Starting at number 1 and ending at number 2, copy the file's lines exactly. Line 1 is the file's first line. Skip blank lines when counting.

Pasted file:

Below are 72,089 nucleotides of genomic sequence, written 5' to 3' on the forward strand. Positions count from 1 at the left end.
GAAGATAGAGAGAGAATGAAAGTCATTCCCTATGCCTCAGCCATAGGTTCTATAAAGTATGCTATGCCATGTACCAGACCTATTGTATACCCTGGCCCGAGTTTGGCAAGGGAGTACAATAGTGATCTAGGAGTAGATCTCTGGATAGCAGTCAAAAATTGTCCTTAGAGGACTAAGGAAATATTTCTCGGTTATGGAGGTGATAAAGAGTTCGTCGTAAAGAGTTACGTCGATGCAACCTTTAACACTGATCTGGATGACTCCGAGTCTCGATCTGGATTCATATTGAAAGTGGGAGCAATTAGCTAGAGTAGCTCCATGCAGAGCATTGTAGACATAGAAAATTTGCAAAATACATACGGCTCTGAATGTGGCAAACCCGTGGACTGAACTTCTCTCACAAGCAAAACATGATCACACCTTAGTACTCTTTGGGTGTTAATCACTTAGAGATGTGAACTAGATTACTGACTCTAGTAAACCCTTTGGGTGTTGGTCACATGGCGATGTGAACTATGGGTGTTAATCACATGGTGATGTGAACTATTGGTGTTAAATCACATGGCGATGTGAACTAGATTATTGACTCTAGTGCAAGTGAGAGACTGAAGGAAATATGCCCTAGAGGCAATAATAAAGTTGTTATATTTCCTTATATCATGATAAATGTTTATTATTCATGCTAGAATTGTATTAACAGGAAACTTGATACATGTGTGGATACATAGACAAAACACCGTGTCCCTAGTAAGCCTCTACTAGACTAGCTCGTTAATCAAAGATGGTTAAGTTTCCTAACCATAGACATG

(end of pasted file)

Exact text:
Below are 72,089 nucleotides of genomic sequence, written 5' to 3' on the forward strand. Positions count from 1 at the left end.
GAAGATAGAGAGAGAATGAAAGTCATTCCCTATGCCTCAGCCATAGGTTCTATAAAGTATGCTATGCCATGTACCAGACCTATTGTATACCCTGGCCCGAGTTTGGCAAGGGAGTACAATAGTGATCTAGGAGTAGATCTCTGGATAGCAGTCAAAAATTGTCCTTAGAGGACTAAGGAAATATTTCTCGGTTATGGAGGTGATAAAGAGTTCGTCGTAAAGAGTTACGTCGATGCAACCTTTAACACTGATCTGGATGACTCCGAGTCTCGATCTGGATTCATATTGAAAGTGGGAGCAATTAGCTAGAGTAGCTCCATGCAGAGCATTGTAGACATAGAAAATTTGCAAAATACATACGGCTCTGAATGTGGCAAACCCGTGGACTGAACTTCTCTCACAAGCAAAACATGATCACACCTTAGTACTCTTTGGGTGTTAATCACTTAGAGATGTGAACTAGATTACTGACTCTAGTAAACCCTTTGGGTGTTGGTCACATGGCGATGTGAACTATGGGTGTTAATCACATGGTGATGTGAACTATTGGTGTTAAATCACATGGCGATGTGAACTAGATTATTGACTCTAGTGCAAGTGAGAGACTGAAGGAAATATGCCCTAGAGGCAATAATAAAGTTGTTATATTTCCTTATATCATGATAAATGTTTATTATTCATGCTAGAATTGTATTAACAGGAAACTTGATACATGTGTGGATACATAGACAAAACACCGTGTCCCTAGTAAGCCTCTACTAGACTAGCTCGTTAATCAAAGATGGTTAAGTTTCCTAACCATAGACATG